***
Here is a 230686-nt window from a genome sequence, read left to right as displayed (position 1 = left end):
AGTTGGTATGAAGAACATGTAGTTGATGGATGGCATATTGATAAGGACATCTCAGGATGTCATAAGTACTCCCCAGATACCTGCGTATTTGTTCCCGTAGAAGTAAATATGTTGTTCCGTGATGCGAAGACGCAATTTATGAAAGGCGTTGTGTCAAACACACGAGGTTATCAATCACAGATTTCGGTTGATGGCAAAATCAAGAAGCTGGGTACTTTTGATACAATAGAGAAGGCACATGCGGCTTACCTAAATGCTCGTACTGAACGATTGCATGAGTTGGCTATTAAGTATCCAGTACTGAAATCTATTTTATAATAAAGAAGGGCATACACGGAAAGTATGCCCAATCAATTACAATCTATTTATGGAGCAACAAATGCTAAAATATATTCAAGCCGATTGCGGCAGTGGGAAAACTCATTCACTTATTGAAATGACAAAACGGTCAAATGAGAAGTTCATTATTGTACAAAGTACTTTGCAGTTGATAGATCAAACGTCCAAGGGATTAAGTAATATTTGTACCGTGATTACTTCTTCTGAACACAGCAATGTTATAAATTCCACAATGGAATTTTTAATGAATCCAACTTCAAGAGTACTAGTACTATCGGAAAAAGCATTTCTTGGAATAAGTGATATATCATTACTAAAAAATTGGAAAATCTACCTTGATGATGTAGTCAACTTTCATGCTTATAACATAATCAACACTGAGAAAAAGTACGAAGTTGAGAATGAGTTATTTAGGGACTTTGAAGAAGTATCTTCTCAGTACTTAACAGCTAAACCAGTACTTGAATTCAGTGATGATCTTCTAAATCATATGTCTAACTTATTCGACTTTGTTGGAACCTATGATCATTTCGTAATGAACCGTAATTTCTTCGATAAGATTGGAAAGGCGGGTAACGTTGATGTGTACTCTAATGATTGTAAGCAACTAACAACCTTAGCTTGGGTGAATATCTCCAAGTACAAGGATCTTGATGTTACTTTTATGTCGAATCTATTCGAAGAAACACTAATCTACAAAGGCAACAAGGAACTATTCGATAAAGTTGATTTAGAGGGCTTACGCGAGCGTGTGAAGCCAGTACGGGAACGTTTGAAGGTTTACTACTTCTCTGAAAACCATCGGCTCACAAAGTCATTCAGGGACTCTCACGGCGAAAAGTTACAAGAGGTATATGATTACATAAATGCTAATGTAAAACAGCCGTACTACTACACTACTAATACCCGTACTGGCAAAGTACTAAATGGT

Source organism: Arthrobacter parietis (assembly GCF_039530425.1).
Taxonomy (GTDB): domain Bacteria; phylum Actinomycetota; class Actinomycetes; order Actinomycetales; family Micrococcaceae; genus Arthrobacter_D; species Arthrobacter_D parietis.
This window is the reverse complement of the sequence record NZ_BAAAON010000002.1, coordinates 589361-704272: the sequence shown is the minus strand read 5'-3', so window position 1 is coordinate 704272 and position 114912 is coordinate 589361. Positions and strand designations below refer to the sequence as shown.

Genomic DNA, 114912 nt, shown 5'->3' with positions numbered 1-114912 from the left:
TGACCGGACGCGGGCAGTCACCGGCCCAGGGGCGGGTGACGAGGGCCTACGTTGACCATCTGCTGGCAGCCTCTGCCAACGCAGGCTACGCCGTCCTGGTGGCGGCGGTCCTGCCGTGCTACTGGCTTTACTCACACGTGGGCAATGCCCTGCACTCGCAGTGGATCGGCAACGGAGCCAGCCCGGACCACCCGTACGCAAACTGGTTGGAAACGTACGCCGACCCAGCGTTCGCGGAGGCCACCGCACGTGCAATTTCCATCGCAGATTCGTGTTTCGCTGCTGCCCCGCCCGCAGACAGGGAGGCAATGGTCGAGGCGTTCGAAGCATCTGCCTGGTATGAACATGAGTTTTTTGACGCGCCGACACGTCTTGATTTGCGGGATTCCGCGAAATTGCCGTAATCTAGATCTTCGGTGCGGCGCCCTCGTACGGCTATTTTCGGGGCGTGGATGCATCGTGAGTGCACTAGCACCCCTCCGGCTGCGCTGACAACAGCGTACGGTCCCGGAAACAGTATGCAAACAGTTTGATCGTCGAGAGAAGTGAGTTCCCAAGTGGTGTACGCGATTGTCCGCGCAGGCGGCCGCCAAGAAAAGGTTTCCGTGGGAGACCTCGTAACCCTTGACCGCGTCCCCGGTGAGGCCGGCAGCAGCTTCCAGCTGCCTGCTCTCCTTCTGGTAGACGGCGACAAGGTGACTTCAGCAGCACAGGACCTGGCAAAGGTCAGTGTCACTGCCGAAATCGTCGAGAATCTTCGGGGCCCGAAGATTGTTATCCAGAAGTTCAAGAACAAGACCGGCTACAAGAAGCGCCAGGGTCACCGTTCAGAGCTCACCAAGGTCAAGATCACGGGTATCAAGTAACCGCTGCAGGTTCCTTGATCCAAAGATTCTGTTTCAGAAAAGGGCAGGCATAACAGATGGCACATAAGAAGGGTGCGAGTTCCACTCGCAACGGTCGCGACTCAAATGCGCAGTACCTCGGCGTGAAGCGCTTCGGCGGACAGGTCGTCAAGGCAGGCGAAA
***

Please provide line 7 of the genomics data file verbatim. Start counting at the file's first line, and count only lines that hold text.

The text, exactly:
TGACCGGACGCGGGCAGTCACCGGCCCAGGGGCGGGTGACGAGGGCCTACGTTGACCATCTGCTGGCAGCCTCTGCCAACGCAGGCTACGCCGTCCTGGTGGCGGCGGTCCTGCCGTGCTACTGGCTTTACTCACACGTGGGCAATGCCCTGCACTCGCAGTGGATCGGCAACGGAGCCAGCCCGGACCACCCGTACGCAAACTGGTTGGAAACGTACGCCGACCCAGCGTTCGCGGAGGCCACCGCACGTGCAATTTCCATCGCAGATTCGTGTTTCGCTGCTGCCCCGCCCGCAGACAGGGAGGCAATGGTCGAGGCGTTCGAAGCATCTGCCTGGTATGAACATGAGTTTTTTGACGCGCCGACACGTCTTGATTTGCGGGATTCCGCGAAATTGCCGTAATCTAGATCTTCGGTGCGGCGCCCTCGTACGGCTATTTTCGGGGCGTGGATGCATCGTGAGTGCACTAGCACCCCTCCGGCTGCGCTGACAACAGCGTACGGTCCCGGAAACAGTATGCAAACAGTTTGATCGTCGAGAGAAGTGAGTTCCCAAGTGGTGTACGCGATTGTCCGCGCAGGCGGCCGCCAAGAAAAGGTTTCCGTGGGAGACCTCGTAACCCTTGACCGCGTCCCCGGTGAGGCCGGCAGCAGCTTCCAGCTGCCTGCTCTCCTTCTGGTAGACGGCGACAAGGTGACTTCAGCAGCACAGGACCTGGCAAAGGTCAGTGTCACTGCCGAAATCGTCGAGAATCTTCGGGGCCCGAAGATTGTTATCCAGAAGTTCAAGAACAAGACCGGCTACAAGAAGCGCCAGGGTCACCGTTCAGAGCTCACCAAGGTCAAGATCACGGGTATCAAGTAACCGCTGCAGGTTCCTTGATCCAAAGATTCTGTTTCAGAAAAGGGCAGGCATAACAGATGGCACATAAGAAGGGTGCGAGTTCCACTCGCAACGGTCGCGACTCAAATGCGCAGTACCTCGGCGTGAAGCGCTTCGGCGGACAGGTCGTCAAGGCAGGCGAAA